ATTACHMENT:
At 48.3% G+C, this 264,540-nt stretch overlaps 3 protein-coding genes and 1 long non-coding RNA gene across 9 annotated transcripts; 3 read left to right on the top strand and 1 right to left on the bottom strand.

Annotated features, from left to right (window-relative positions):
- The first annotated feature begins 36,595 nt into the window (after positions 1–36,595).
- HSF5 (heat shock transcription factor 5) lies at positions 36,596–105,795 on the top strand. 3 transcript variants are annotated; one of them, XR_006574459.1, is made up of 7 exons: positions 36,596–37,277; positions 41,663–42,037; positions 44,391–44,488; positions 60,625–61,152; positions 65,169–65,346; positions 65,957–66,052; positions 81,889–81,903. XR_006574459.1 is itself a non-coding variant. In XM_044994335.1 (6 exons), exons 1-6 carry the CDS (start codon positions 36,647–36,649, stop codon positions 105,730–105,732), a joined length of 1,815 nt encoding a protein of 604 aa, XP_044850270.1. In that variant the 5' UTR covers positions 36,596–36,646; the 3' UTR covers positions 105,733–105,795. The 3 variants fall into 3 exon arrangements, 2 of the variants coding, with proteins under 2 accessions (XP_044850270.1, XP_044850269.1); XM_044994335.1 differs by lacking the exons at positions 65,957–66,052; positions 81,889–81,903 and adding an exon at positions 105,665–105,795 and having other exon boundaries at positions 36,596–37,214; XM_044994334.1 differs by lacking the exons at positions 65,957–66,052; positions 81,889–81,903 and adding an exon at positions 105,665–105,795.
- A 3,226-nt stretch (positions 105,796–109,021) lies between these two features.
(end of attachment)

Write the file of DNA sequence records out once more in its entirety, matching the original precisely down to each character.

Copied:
At 48.3% G+C, this 264,540-nt stretch overlaps 3 protein-coding genes and 1 long non-coding RNA gene across 9 annotated transcripts; 3 read left to right on the top strand and 1 right to left on the bottom strand.

Annotated features, from left to right (window-relative positions):
- The first annotated feature begins 36,595 nt into the window (after positions 1–36,595).
- HSF5 (heat shock transcription factor 5) lies at positions 36,596–105,795 on the top strand. 3 transcript variants are annotated; one of them, XR_006574459.1, is made up of 7 exons: positions 36,596–37,277; positions 41,663–42,037; positions 44,391–44,488; positions 60,625–61,152; positions 65,169–65,346; positions 65,957–66,052; positions 81,889–81,903. XR_006574459.1 is itself a non-coding variant. In XM_044994335.1 (6 exons), exons 1-6 carry the CDS (start codon positions 36,647–36,649, stop codon positions 105,730–105,732), a joined length of 1,815 nt encoding a protein of 604 aa, XP_044850270.1. In that variant the 5' UTR covers positions 36,596–36,646; the 3' UTR covers positions 105,733–105,795. The 3 variants fall into 3 exon arrangements, 2 of the variants coding, with proteins under 2 accessions (XP_044850270.1, XP_044850269.1); XM_044994335.1 differs by lacking the exons at positions 65,957–66,052; positions 81,889–81,903 and adding an exon at positions 105,665–105,795 and having other exon boundaries at positions 36,596–37,214; XM_044994334.1 differs by lacking the exons at positions 65,957–66,052; positions 81,889–81,903 and adding an exon at positions 105,665–105,795.
- A 3,226-nt stretch (positions 105,796–109,021) lies between these two features.